to move in about 24 hours. What about the Sun moving eastward relative to the stars over the course of the year? Again, we
are doing it - we are moving around the Sun, and it takes one year for us to get back to where we started. This motion results
in our seeing the Sun in front of stars of different constellations over the course of the year. Figure 3 illustrates this concept. I'm
not saying that nothing in the Universe moves except for the Earth - it's just that the Earth's motion is so large, so close, and so
obvious to our senses that it has the greatest influence on how we see the sky. As you'll see, practically everything in the
Universe moves. www.uni.edu/morgans/astro/course/Notes/section1/new2.html 2/12 12/24/11 Astronom Notes 2 - Motions of the Sun and the Moon Fi g re 3. The apparent mot ion of t he Sun amongst
t he st ars is due t o t he mot ion of t he Eart h around
t he Sun and our changing v iewpoint . The st ars t hat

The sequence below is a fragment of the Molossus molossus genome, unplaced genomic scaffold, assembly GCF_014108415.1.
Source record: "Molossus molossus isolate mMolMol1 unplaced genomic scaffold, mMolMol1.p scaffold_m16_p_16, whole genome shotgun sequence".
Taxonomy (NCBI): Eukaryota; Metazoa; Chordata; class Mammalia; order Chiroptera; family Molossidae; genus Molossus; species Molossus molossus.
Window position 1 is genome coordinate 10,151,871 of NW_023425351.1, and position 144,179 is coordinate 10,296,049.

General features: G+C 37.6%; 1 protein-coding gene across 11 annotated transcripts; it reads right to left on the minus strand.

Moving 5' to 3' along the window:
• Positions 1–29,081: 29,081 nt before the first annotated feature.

we would see behind t he Sun in Januar would be
dif f erent f rom t he st ars we would see behind t he
Sun in Februar , March, and ev er ot her mont h,
since we are changing t he locat ion f rom which we
v iew t he Sun.
If our motion about the Sun makes it look like the Sun is in front of different stars over the course of the year, why is the
apparent path of the Sun, the ecliptic, tilted relative to the Celestial Equator? Again, our bad - we're the ones that are tilted. If
you hold your head to the side and walk around all day like that, and if you don't know you have your head tilted, you might
think that the entire world is at an angle.